(1) [Representation]
In class we saw how strings of bits could be used to represent sets of information. In some situations,
we want to make the representation as efficient as possible (i.e. to use the minimum
number of bits).
Consider here the representation of the alphabet. Suppose you wanted to represent all upper and lower
case letters (i.e., a, b, ... z, A, B, ... Z). Suggest a representation and
tell how many bits it requires.
How does your answer change if you are only representing the capital letters?
Answer:
With N bits, we can represent 2^N letters.
a) upper and lower letters: that's 52 letters in total. since 2^6 = 64 > 52 > 32 = 2^5, we need 6 bits
b) only capital letters: that's 26
letters in total. since 2^5 = 32 > 26 > 16 = 2^4, we need 5 bits.
Below is an example for representing all the 52 upper and lower letters. For
capital letters only, you can
omit the leftmost '0' and thus need 5 bits.
Letter  Representation  Letter  Representation  Letter  Representation  Letter  Representation 
A  0 0 0 0 0 0  N  0 0 1 1 0 1  a  1 0 0 0 0 0  n  1 0 1 1 0 1 
B  0 0 0 0 0 1  O  0 0 1 1 1 0  b  1 0 0 0 0 1  o  1 0 1 1 1 0 
C  0 0 0 0 1 0  P  0 0 1 1 1 1  c  1 0 0 0 1 0  p  1 0 1 1 1 1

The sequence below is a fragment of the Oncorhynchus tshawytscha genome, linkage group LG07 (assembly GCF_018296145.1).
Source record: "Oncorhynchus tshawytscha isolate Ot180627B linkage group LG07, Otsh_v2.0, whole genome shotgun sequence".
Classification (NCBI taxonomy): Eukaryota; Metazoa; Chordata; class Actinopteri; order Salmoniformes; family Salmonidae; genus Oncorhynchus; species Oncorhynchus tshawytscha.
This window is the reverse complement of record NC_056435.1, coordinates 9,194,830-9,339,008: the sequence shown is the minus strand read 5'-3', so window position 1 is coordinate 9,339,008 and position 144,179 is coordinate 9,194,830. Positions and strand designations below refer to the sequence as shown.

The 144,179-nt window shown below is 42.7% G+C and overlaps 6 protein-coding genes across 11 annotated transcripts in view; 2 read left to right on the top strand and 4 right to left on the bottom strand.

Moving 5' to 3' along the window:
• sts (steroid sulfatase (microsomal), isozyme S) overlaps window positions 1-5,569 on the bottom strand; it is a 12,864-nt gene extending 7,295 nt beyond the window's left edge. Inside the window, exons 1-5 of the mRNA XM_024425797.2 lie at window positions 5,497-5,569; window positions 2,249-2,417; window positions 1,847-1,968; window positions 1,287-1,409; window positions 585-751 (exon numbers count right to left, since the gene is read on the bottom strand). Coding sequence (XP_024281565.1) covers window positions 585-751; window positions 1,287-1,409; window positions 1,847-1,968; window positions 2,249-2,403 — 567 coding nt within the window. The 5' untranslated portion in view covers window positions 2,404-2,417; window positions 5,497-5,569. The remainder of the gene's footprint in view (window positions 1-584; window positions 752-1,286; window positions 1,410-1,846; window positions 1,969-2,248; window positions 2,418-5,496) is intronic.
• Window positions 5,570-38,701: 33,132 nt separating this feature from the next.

D  0 0 0 0 1 1  Q  0 1 0 0 0 0  d  1 0 0 0 1 1  q  1 1 0 0 0 0 
E  0 0 0 1 0 0  R  0 1 0 0 0 1  e  1 0 0 1 0 0  r  1 1 0 0 0 1 
F  0 0 0 1 0 1  S  0 1 0 0 1 0  f  1 0 0 1 0 1  s  1 1 0 0 1 0 
G  0 0 0 1 1 0  T  0 1 0 0 1 1  g  1 0 0 1 1 0  t  1 1 0 0 1 1 
H  0 0 0 1 1 1  U  0 1 0 1 0 0  h  1 0 0 1 1 1  u  1 1 0 1 0 0 
I  0 0 1 0 0 0  V  0 1 0 1 0 1  i  1 0 1 0 0 0  v  1 1 0 1 0 1 
J  0 0 1 0 0 1  W  0 1 0 1 1 0  j  1 0 1 0 0 1  w  1 1 0 1 1 0 
K  0 0 1 0 1 0  X  0 1 0 1 1 1  k  1 0 1 0 1 0  x  1 1 0 1 1 1 
L  0 0 1 0 1 1  Y  0 1 1 0 0 0  l  1 0 1 0 1 1  y  1 1 1 0 0 0 
M  0 0 1 1 0 0  Z  0 1 1 0 0 1  m  1 0 1 1 0 0  z  1 1 1 0 0 1 
(2) [Carry ripple adder]
(A) When we built the carryripple adder in class, we used a building block that took 3 inputs and
generated 2 outputs.
The inputs were one bit from each addend as well as a carry bit. The outputs are a bit from the sum and
a carry bit. The carry bits move from one building block to the next  we think of them as rippleing
down the circuit  hence the name.
Build a circuit for this building block from AND, OR and NOT gates.
Answer:
Truth Table:
X  Y  Cin  Cout  Z 
0  0  0  0  0 
0  0  1  0  1 
0  1  0  0  1 
0  1  1  1  0 
1  0  0  0  1 
1  0  1  1  0 
1  1  0  1  0 
1  1  1  1  1 
We can see from the truth table that:
Z = ( (NOT X) AND (NOT Y) AND (Cin) ) OR ( (NOT X) AND (Y) AND (NOT Cin) ) OR